Tuesday 31 October 2017

Eacham Historical Society

The Eacham Historical Society has been busy over recent months in three main fields; book reprinting, field trips and celebrations at the museum.  After the successful field trip to the Millaa and Middlebrook area earlier in the year, the group conducted a very successful trip out to Irvinebank when the Irvinebank Progress Association celebrated this years' Heritage Festival by opening many of their heritage listed building that were not generally open to the public.  More than two dozen members turned out for the trip which included a guided tour and a light lunch.  The Prokhorov celebrations at Butchers Creek School give the Society an opportunity to have a field trip about the farming lands in that area where many of the old Russian families settled as well as meeting the grand-son of the Nobel Prize winning scientist.  The most recent field trip was a tour of the museum along the coast from the Mourilyan sugar museum up to the Innisfail museum, then on to the small collection at Babinda with the trip ending at Gordonvale at the Mulgrave Settlers Museum.  It was good to catch up the other heritage groups and see their collections.  The Society members who volunteer at the group's museum at Millaa Millaa held a small get-together to celebrate forty years since the Society opened their museum.  A couple of the founding members spoke of the group's early efforts in setting up the museum and a cake was cut in celebration of the event.  The other big project for the Society over recent months has been an effort to reprint a number of the group's publications.  The last stock-take showed that stock of several of the Society's book were almost finish and it was decided to make a major effort to reprint these books and include several older titles that had been out of print for many years. It was also decided to rewrite a couple of the Society's older books and bring them back into print.  With the end of the year approaching, this years end-of-year parties are now been planed.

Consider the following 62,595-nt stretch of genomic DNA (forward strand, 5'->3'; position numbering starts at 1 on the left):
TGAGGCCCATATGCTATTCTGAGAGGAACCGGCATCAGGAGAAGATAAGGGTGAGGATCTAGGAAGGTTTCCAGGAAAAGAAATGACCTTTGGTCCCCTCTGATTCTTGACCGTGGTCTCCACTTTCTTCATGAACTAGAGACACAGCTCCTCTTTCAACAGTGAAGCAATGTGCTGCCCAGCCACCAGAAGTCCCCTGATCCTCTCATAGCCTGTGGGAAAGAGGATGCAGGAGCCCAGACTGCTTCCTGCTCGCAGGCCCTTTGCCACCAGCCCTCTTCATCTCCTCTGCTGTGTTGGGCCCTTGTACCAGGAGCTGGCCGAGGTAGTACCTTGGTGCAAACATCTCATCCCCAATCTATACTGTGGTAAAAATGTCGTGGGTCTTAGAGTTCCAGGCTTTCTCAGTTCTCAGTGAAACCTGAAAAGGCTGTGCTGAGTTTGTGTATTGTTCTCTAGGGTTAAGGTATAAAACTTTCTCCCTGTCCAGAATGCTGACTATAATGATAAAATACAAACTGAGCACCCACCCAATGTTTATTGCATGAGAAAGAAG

Cairns Historical Society

Glenys Lonie and the museum staff have been busy working on the next exhibition for the Temporary Gallery which was installed in the last week of September and opened in the first week of October.  The new exhibition features shells with photographs, sheller's stories, shells in use and shelling equipment.  Glenys has found this project very interesting and was introduced to much scientific information as well as the legalities of shell collecting.  The Society had a truly successful day at the stall for Carnival on Collins.  Thanks to the volunteers for your efforts on that day.  They received really positive reports about the Historical Society and people's level of enthusiasm for the museum was high.  The Society was please to announce that Mr Noel Weare from the Douglas Shire Historical Society was this year's winner of the SE Stephens History Award.  Noel has spent many years researching various aspect of Port Douglas' history.  The new museum has now been open for several months and we have all been on a steep learning curve.  Since opening the Society has welcomed over 4500 people into the museum including locals, school groups and students and international visitors.  The Society lost one of its most dedicated members when Mr Gil Jennex passed away recently.  Gil was the group's librarian for almost thirty years and was the face of the Society.  With the phone on his desk, he took most incoming calls and people visiting the Society were invariably directed to him with their queries.  Under his direction the Society's collection has become recognized as the best and most accessible research library operated by a volunteer organisation in North Queensland.  Gil did not confine his library skills to this group but also helped other societies including Eacham and Mulgrave with their early cataloging.  He has left a lasting legacy at the Society and was a very worthy recipient of a Life Membership.  The last set of local history lectures were held on 28 October with all the papers having a military theme.  Michael Musumeci delivered a power point presentation on North Queensland air crashes during WW2, Pauline O'Keeffe spoke on two WW1 soldiers and Trev Clark looked at the effectiveness of propaganda, censorship and media bias on WW1 referendum.   

Thursday 26 October 2017

Daintree Protest Book